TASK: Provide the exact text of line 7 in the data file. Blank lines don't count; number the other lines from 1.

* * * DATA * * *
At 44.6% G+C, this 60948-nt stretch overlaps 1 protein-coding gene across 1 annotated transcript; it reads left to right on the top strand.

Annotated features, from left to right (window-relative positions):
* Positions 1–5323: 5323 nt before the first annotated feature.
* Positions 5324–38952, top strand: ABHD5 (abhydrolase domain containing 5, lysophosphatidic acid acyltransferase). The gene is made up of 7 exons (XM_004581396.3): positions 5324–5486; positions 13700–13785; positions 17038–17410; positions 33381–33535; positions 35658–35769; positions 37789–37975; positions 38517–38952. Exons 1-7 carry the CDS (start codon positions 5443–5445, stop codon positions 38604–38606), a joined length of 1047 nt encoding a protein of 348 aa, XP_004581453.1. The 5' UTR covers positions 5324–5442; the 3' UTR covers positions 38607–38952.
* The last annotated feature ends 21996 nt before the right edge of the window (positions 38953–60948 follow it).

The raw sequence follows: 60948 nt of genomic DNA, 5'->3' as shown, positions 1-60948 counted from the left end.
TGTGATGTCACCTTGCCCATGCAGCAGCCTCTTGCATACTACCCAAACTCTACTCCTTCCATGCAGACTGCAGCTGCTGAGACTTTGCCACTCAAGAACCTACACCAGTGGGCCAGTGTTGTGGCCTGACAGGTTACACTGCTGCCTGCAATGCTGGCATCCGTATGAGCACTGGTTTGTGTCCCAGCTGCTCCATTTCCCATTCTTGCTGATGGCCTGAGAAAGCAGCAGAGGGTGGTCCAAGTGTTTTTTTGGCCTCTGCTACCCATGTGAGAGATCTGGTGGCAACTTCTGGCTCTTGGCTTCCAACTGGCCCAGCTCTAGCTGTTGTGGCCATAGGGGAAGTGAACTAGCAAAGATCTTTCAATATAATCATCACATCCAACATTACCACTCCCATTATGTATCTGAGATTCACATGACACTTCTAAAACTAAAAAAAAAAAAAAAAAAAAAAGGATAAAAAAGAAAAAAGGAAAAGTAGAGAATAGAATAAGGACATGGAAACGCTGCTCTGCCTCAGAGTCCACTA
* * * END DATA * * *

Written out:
TGTGATGTCACCTTGCCCATGCAGCAGCCTCTTGCATACTACCCAAACTCTACTCCTTCCATGCAGACTGCAGCTGCTGAGACTTTGCCACTCAAGAACCTACACCAGTGGGCCAGTGTTGTGGCCTGACAGGTTACACTGCTGCCTGCAATGCTGGCATCCGTATGAGCACTGGTTTGTGTCCCAGCTGCTCCATTTCCCATTCTTGCTGATGGCCTGAGAAAGCAGCAGAGGGTGGTCCAAGTGTTTTTTTGGCCTCTGCTACCCATGTGAGAGATCTGGTGGCAACTTCTGGCTCTTGGCTTCCAACTGGCCCAGCTCTAGCTGTTGTGGCCATAGGGGAAGTGAACTAGCAAAGATCTTTCAATATAATCATCACATCCAACATTACCACTCCCATTATGTATCTGAGATTCACATGACACTTCTAAAACTAAAAAAAAAAAAAAAAAAAAAAGGATAAAAAAGAAAAAAGGAAAAGTAGAGAATAGAATAAGGACATGGAAACGCTGCTCTGCCTCAGAGTCCACTA